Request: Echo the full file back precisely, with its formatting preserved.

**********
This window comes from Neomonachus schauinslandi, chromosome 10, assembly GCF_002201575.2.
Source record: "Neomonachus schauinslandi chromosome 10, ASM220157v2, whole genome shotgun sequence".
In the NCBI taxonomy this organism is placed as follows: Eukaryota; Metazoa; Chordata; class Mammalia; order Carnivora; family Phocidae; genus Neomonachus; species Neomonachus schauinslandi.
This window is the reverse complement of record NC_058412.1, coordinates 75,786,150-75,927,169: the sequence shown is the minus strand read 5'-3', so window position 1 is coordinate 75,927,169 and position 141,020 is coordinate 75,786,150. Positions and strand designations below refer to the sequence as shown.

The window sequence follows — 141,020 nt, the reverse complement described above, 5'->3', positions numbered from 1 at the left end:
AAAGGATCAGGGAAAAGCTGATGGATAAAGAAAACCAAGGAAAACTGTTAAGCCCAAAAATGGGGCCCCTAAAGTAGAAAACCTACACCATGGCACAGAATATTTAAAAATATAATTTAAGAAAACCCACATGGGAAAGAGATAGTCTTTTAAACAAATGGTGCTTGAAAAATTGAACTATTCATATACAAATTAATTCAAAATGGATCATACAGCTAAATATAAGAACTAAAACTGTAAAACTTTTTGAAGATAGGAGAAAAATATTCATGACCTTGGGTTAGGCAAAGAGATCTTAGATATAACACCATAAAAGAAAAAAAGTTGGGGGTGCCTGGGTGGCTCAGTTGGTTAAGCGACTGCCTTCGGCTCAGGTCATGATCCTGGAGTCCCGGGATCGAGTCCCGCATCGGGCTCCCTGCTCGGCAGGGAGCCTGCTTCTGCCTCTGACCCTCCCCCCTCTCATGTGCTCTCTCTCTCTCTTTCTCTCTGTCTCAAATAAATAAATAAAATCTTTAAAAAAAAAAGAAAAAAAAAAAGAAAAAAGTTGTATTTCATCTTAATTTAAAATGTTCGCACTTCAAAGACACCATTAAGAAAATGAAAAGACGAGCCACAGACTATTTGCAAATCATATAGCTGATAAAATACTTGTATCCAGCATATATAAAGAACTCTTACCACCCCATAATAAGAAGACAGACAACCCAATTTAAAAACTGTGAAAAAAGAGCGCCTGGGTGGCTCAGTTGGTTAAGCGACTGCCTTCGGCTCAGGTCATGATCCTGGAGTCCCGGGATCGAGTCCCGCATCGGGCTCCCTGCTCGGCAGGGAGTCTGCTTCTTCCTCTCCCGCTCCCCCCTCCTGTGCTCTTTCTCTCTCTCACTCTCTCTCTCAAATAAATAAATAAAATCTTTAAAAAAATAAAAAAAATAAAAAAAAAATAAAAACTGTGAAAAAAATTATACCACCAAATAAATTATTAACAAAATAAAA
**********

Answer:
This window comes from Neomonachus schauinslandi, chromosome 10, assembly GCF_002201575.2.
Source record: "Neomonachus schauinslandi chromosome 10, ASM220157v2, whole genome shotgun sequence".
In the NCBI taxonomy this organism is placed as follows: Eukaryota; Metazoa; Chordata; class Mammalia; order Carnivora; family Phocidae; genus Neomonachus; species Neomonachus schauinslandi.
This window is the reverse complement of record NC_058412.1, coordinates 75,786,150-75,927,169: the sequence shown is the minus strand read 5'-3', so window position 1 is coordinate 75,927,169 and position 141,020 is coordinate 75,786,150. Positions and strand designations below refer to the sequence as shown.

The window sequence follows — 141,020 nt, the reverse complement described above, 5'->3', positions numbered from 1 at the left end:
AAAGGATCAGGGAAAAGCTGATGGATAAAGAAAACCAAGGAAAACTGTTAAGCCCAAAAATGGGGCCCCTAAAGTAGAAAACCTACACCATGGCACAGAATATTTAAAAATATAATTTAAGAAAACCCACATGGGAAAGAGATAGTCTTTTAAACAAATGGTGCTTGAAAAATTGAACTATTCATATACAAATTAATTCAAAATGGATCATACAGCTAAATATAAGAACTAAAACTGTAAAACTTTTTGAAGATAGGAGAAAAATATTCATGACCTTGGGTTAGGCAAAGAGATCTTAGATATAACACCATAAAAGAAAAAAAGTTGGGGGTGCCTGGGTGGCTCAGTTGGTTAAGCGACTGCCTTCGGCTCAGGTCATGATCCTGGAGTCCCGGGATCGAGTCCCGCATCGGGCTCCCTGCTCGGCAGGGAGCCTGCTTCTGCCTCTGACCCTCCCCCCTCTCATGTGCTCTCTCTCTCTCTTTCTCTCTGTCTCAAATAAATAAATAAAATCTTTAAAAAAAAAAGAAAAAAAAAAAGAAAAAAGTTGTATTTCATCTTAATTTAAAATGTTCGCACTTCAAAGACACCATTAAGAAAATGAAAAGACGAGCCACAGACTATTTGCAAATCATATAGCTGATAAAATACTTGTATCCAGCATATATAAAGAACTCTTACCACCCCATAATAAGAAGACAGACAACCCAATTTAAAAACTGTGAAAAAAGAGCGCCTGGGTGGCTCAGTTGGTTAAGCGACTGCCTTCGGCTCAGGTCATGATCCTGGAGTCCCGGGATCGAGTCCCGCATCGGGCTCCCTGCTCGGCAGGGAGTCTGCTTCTTCCTCTCCCGCTCCCCCCTCCTGTGCTCTTTCTCTCTCTCACTCTCTCTCTCAAATAAATAAATAAAATCTTTAAAAAAATAAAAAAAATAAAAAAAAAATAAAAACTGTGAAAAAAATTATACCACCAAATAAATTATTAACAAAATAAAA